Example

For example, the following code is valid C:

char *world = "Hello World";

However, only a junior programmer would write code like that: The string literal in C ("Hello World") is usually read-only memory. Let us assume the programmer would go on to write:

world[1] = 'a';

This would lead to the program crashing with a segmentation fault trying to write to read-only memory.

Such a program should not pass the code review, where senior engineers would advise to change the code. For example, the string should be copied to modifiable memory first.

However, code review is an expensive and not always reliable safety net. Compiler warnings are a way to bring best practices and feedback closer to the time of code development.

In this example, the warning -Wwrite-strings will warn you that the variable world should be a const variable. The resulting code would look like that:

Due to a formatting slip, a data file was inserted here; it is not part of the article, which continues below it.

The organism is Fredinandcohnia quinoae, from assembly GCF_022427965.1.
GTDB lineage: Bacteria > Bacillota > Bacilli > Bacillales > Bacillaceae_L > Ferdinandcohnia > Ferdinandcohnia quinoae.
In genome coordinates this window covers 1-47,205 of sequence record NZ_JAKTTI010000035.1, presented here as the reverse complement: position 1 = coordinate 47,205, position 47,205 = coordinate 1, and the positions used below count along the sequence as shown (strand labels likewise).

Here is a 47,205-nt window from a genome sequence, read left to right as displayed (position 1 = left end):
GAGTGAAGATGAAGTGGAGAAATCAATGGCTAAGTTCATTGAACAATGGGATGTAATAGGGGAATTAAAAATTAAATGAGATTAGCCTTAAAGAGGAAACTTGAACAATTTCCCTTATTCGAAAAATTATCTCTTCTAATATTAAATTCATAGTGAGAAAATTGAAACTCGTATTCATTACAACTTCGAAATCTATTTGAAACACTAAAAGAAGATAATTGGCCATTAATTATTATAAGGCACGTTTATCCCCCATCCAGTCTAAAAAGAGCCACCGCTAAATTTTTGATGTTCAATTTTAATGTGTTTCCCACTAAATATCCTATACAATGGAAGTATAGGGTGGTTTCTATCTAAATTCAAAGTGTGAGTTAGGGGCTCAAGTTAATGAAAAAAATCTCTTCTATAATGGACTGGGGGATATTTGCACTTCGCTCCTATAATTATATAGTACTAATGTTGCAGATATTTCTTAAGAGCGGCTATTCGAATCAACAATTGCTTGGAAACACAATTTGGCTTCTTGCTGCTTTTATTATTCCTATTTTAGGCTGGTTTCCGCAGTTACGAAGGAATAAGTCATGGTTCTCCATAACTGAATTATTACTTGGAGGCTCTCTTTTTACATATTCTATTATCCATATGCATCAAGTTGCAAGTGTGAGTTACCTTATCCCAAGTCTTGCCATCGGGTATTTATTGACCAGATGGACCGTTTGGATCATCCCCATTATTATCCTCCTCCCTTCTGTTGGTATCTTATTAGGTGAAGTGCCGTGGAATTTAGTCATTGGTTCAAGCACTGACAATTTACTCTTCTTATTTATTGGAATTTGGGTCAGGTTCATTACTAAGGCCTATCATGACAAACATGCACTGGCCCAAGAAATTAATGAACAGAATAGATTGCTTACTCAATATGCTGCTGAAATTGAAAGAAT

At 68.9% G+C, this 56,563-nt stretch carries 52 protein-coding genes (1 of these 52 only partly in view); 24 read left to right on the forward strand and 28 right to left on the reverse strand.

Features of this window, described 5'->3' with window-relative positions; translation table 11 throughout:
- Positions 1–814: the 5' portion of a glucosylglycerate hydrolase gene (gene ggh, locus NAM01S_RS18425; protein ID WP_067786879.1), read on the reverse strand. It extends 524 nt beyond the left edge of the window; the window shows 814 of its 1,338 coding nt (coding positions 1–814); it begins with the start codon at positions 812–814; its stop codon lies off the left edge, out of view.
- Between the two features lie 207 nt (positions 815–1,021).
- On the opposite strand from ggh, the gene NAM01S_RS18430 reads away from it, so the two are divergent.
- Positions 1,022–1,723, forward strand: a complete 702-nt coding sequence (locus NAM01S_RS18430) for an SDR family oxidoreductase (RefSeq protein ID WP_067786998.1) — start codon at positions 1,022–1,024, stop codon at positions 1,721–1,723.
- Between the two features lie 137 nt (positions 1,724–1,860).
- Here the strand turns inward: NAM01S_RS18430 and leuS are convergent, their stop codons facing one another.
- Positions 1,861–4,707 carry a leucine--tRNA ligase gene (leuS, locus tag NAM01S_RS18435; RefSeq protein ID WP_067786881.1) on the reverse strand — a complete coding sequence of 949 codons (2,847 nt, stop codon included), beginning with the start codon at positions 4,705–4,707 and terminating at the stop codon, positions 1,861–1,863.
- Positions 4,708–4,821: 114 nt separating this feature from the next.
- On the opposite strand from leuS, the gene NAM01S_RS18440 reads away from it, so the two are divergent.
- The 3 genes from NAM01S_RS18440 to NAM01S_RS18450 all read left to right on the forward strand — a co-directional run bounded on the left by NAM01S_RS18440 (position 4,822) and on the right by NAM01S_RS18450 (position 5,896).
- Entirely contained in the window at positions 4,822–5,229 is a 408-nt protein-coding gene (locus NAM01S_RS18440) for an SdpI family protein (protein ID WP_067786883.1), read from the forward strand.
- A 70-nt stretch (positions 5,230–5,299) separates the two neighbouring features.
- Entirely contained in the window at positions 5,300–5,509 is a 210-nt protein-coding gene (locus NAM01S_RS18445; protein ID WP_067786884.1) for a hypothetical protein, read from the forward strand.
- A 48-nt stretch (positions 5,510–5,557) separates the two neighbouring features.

const char *world = "Hello World";

Now, when the developer goes on to modify “Hello World” to “Hallo World”, the compiler will throw another warning saying that a const variable cannot be modified:

world[1] = 'a';
^ warning: Writing to const-variable 'world' is forbidden.

Normally, at this point, we expect that the developer will realize that he should create a copy of the string into writeable memory. But hey, let us assume for a moment the developer tries to be clever and knows about casts. With casts you can disable the type-safety system in C. While casting is required in some places, it can also be abused. Special warnings exist to explicitly disable certain casts. Coming back to the example, our junior developer would write something like this to disable the warning:

char * worldmut = (char *)world;
worldmut[1] = 'a';